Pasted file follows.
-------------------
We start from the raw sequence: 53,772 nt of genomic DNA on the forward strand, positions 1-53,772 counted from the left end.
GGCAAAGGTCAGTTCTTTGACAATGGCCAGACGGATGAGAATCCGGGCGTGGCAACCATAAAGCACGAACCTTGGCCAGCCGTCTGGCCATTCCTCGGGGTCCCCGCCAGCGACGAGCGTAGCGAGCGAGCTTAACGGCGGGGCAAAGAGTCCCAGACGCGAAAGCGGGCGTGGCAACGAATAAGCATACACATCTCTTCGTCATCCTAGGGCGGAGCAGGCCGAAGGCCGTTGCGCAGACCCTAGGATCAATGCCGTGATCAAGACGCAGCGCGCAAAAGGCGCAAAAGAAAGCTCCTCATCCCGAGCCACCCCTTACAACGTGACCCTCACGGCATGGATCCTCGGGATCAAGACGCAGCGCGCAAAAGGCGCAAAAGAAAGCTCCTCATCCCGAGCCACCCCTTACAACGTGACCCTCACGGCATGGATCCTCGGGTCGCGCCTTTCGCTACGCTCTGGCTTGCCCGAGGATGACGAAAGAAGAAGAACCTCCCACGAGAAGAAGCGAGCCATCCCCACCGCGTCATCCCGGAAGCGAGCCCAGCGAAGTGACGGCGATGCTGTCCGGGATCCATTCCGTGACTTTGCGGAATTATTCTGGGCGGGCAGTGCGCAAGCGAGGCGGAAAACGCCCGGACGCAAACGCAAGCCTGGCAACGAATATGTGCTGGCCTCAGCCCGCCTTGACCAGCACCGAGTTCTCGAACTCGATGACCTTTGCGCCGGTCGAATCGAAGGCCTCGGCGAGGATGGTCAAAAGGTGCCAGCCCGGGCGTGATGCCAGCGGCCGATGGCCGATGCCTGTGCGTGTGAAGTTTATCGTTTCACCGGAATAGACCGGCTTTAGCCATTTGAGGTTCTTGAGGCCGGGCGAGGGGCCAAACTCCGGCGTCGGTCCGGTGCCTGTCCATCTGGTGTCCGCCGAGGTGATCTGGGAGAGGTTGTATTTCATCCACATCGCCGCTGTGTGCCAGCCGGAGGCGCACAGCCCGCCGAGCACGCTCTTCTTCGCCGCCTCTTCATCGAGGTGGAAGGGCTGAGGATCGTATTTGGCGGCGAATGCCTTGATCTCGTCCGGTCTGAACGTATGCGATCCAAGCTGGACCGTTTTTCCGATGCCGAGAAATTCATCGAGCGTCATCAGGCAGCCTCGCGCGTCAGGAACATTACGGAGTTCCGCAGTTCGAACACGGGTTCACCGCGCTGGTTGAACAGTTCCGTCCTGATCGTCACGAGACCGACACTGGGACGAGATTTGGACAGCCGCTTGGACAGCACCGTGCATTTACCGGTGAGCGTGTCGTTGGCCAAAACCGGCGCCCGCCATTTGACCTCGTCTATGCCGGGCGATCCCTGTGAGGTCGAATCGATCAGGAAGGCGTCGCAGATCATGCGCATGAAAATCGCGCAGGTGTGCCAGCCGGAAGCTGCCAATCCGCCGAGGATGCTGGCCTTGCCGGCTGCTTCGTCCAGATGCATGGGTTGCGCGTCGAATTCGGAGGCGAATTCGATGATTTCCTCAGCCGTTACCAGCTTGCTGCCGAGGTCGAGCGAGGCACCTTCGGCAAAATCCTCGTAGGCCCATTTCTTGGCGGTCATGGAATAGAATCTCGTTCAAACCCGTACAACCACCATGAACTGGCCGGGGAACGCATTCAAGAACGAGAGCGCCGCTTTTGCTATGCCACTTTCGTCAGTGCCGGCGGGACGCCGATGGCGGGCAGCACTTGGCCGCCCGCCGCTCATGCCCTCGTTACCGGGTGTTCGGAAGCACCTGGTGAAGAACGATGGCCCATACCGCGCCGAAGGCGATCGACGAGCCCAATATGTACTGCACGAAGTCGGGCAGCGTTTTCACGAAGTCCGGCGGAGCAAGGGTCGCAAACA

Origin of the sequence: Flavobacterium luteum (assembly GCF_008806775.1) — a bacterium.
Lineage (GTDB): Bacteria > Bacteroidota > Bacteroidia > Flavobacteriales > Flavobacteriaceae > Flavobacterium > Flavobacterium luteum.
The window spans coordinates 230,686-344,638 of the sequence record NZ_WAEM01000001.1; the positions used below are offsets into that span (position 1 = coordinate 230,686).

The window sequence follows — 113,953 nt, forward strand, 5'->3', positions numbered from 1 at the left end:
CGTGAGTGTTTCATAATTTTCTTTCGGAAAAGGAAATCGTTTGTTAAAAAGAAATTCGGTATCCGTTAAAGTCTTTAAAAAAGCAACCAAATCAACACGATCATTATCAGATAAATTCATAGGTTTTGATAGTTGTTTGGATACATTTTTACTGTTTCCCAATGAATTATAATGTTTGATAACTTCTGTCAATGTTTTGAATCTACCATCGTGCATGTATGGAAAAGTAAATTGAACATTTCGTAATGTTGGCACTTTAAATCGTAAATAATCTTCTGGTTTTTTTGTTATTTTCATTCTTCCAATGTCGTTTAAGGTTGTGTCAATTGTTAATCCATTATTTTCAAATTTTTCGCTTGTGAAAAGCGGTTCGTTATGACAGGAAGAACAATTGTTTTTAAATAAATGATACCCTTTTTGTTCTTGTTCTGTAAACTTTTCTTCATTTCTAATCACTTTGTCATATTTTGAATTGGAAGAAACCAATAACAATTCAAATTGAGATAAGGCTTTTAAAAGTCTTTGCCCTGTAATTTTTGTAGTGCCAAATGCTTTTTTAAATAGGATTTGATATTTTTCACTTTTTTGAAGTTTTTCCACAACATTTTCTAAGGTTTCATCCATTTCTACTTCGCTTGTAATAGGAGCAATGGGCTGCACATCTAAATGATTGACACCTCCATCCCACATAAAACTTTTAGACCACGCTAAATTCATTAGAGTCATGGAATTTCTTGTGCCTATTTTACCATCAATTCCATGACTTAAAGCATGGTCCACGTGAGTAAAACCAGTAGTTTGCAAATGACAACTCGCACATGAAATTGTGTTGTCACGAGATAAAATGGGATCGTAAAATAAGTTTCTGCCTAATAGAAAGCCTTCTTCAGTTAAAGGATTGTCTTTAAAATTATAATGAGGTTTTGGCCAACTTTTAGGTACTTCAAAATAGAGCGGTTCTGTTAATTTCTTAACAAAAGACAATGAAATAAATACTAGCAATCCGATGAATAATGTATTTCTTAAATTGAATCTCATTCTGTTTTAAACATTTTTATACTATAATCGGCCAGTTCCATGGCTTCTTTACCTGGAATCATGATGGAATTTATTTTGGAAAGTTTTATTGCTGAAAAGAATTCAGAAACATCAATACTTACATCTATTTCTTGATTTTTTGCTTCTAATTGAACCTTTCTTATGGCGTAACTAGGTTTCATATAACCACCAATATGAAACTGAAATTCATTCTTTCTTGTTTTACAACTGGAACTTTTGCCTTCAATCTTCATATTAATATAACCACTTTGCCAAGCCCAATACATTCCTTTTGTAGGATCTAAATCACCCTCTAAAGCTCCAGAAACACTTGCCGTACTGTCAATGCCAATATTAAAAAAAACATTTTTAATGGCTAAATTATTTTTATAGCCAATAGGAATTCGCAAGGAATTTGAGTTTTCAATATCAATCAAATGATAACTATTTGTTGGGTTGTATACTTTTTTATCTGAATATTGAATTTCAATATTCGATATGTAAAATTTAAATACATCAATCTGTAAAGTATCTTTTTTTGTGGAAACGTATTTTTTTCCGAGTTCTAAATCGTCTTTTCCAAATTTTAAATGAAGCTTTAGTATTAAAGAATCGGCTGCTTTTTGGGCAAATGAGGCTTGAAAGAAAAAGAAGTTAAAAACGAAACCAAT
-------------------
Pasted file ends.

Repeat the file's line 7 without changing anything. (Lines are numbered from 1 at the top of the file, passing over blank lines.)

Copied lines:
CGTGAGTGTTTCATAATTTTCTTTCGGAAAAGGAAATCGTTTGTTAAAAAGAAATTCGGTATCCGTTAAAGTCTTTAAAAAAGCAACCAAATCAACACGATCATTATCAGATAAATTCATAGGTTTTGATAGTTGTTTGGATACATTTTTACTGTTTCCCAATGAATTATAATGTTTGATAACTTCTGTCAATGTTTTGAATCTACCATCGTGCATGTATGGAAAAGTAAATTGAACATTTCGTAATGTTGGCACTTTAAATCGTAAATAATCTTCTGGTTTTTTTGTTATTTTCATTCTTCCAATGTCGTTTAAGGTTGTGTCAATTGTTAATCCATTATTTTCAAATTTTTCGCTTGTGAAAAGCGGTTCGTTATGACAGGAAGAACAATTGTTTTTAAATAAATGATACCCTTTTTGTTCTTGTTCTGTAAACTTTTCTTCATTTCTAATCACTTTGTCATATTTTGAATTGGAAGAAACCAATAACAATTCAAATTGAGATAAGGCTTTTAAAAGTCTTTGCCCTGTAATTTTTGTAGTGCCAAATGCTTTTTTAAATAGGATTTGATATTTTTCACTTTTTTGAAGTTTTTCCACAACATTTTCTAAGGTTTCATCCATTTCTACTTCGCTTGTAATAGGAGCAATGGGCTGCACATCTAAATGATTGACACCTCCATCCCACATAAAACTTTTAGACCACGCTAAATTCATTAGAGTCATGGAATTTCTTGTGCCTATTTTACCATCAATTCCATGACTTAAAGCATGGTCCACGTGAGTAAAACCAGTAGTTTGCAAATGACAACTCGCACATGAAATTGTGTTGTCACGAGATAAAATGGGATCGTAAAATAAGTTTCTGCCTAATAGAAAGCCTTCTTCAGTTAAAGGATTGTCTTTAAAATTATAATGAGGTTTTGGCCAACTTTTAGGTACTTCAAAATAGAGCGGTTCTGTTAATTTCTTAACAAAAGACAATGAAATAAATACTAGCAATCCGATGAATAATGTATTTCTTAAATTGAATCTCATTCTGTTTTAAACATTTTTATACTATAATCGGCCAGTTCCATGGCTTCTTTACCTGGAATCATGATGGAATTTATTTTGGAAAGTTTTATTGCTGAAAAGAATTCAGAAACATCAATACTTACATCTATTTCTTGATTTTTTGCTTCTAATTGAACCTTTCTTATGGCGTAACTAGGTTTCATATAACCACCAATATGAAACTGAAATTCATTCTTTCTTGTTTTACAACTGGAACTTTTGCCTTCAATCTTCATATTAATATAACCACTTTGCCAAGCCCAATACATTCCTTTTGTAGGATCTAAATCACCCTCTAAAGCTCCAGAAACACTTGCCGTACTGTCAATGCCAATATTAAAAAAAACATTTTTAATGGCTAAATTATTTTTATAGCCAATAGGAATTCGCAAGGAATTTGAGTTTTCAATATCAATCAAATGATAACTATTTGTTGGGTTGTATACTTTTTTATCTGAATATTGAATTTCAATATTCGATATGTAAAATTTAAATACATCAATCTGTAAAGTATCTTTTTTTGTGGAAACGTATTTTTTTCCGAGTTCTAAATCGTCTTTTCCAAATTTTAAATGAAGCTTTAGTATTAAAGAATCGGCTGCTTTTTGGGCAAATGAGGCTTGAAAGAAAAAGAAGTTAAAAACGAAACCAAT